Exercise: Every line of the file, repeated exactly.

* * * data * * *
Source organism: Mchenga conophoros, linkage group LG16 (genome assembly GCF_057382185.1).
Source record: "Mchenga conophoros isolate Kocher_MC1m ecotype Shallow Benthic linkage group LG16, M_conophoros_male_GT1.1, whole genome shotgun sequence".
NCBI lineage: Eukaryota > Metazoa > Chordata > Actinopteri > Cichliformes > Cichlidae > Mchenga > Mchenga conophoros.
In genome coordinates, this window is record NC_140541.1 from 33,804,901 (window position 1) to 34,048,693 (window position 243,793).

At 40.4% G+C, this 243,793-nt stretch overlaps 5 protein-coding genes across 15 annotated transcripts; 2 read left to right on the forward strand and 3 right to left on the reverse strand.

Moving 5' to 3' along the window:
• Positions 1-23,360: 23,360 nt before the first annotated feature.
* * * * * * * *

Source organism: Mchenga conophoros, linkage group LG16 (genome assembly GCF_057382185.1).
Source record: "Mchenga conophoros isolate Kocher_MC1m ecotype Shallow Benthic linkage group LG16, M_conophoros_male_GT1.1, whole genome shotgun sequence".
NCBI lineage: Eukaryota > Metazoa > Chordata > Actinopteri > Cichliformes > Cichlidae > Mchenga > Mchenga conophoros.
In genome coordinates, this window is record NC_140541.1 from 33,804,901 (window position 1) to 34,048,693 (window position 243,793).

At 40.4% G+C, this 243,793-nt stretch overlaps 5 protein-coding genes across 15 annotated transcripts; 2 read left to right on the forward strand and 3 right to left on the reverse strand.

Moving 5' to 3' along the window:
• Positions 1-23,360: 23,360 nt before the first annotated feature.